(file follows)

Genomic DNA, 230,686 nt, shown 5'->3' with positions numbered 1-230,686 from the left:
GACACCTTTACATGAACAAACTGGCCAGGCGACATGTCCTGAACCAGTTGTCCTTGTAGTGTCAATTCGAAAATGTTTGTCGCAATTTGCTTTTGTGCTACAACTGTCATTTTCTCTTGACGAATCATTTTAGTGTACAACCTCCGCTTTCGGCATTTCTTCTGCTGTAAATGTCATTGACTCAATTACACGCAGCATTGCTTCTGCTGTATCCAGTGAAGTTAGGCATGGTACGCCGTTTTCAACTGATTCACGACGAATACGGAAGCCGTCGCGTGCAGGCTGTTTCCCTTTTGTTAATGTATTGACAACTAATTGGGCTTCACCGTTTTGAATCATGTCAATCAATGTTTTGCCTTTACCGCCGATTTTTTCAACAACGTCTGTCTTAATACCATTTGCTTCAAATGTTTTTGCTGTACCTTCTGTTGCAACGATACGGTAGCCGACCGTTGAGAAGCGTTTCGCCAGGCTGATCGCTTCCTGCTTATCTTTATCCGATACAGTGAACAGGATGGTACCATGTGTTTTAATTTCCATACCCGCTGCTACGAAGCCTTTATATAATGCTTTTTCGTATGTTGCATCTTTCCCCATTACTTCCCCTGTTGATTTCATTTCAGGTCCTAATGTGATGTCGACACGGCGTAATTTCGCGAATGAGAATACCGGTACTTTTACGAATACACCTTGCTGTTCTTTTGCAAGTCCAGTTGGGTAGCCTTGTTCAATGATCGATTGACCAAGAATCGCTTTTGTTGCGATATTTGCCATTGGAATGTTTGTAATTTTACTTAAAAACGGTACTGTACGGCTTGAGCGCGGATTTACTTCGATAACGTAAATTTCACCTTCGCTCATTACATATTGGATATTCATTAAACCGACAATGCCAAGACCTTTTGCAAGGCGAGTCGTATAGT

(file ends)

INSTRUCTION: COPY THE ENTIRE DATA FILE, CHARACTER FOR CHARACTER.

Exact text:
Genomic DNA, 230,686 nt, shown 5'->3' with positions numbered 1-230,686 from the left:
GACACCTTTACATGAACAAACTGGCCAGGCGACATGTCCTGAACCAGTTGTCCTTGTAGTGTCAATTCGAAAATGTTTGTCGCAATTTGCTTTTGTGCTACAACTGTCATTTTCTCTTGACGAATCATTTTAGTGTACAACCTCCGCTTTCGGCATTTCTTCTGCTGTAAATGTCATTGACTCAATTACACGCAGCATTGCTTCTGCTGTATCCAGTGAAGTTAGGCATGGTACGCCGTTTTCAACTGATTCACGACGAATACGGAAGCCGTCGCGTGCAGGCTGTTTCCCTTTTGTTAATGTATTGACAACTAATTGGGCTTCACCGTTTTGAATCATGTCAATCAATGTTTTGCCTTTACCGCCGATTTTTTCAACAACGTCTGTCTTAATACCATTTGCTTCAAATGTTTTTGCTGTACCTTCTGTTGCAACGATACGGTAGCCGACCGTTGAGAAGCGTTTCGCCAGGCTGATCGCTTCCTGCTTATCTTTATCCGATACAGTGAACAGGATGGTACCATGTGTTTTAATTTCCATACCCGCTGCTACGAAGCCTTTATATAATGCTTTTTCGTATGTTGCATCTTTCCCCATTACTTCCCCTGTTGATTTCATTTCAGGTCCTAATGTGATGTCGACACGGCGTAATTTCGCGAATGAGAATACCGGTACTTTTACGAATACACCTTGCTGTTCTTTTGCAAGTCCAGTTGGGTAGCCTTGTTCAATGATCGATTGACCAAGAATCGCTTTTGTTGCGATATTTGCCATTGGAATGTTTGTAATTTTACTTAAAAACGGTACTGTACGGCTTGAGCGCGGATTTACTTCGATAACGTAAATTTCACCTTCGCTCATTACATATTGGATATTCATTAAACCGACAATGCCAAGACCTTTTGCAAGGCGAGTCGTATAGT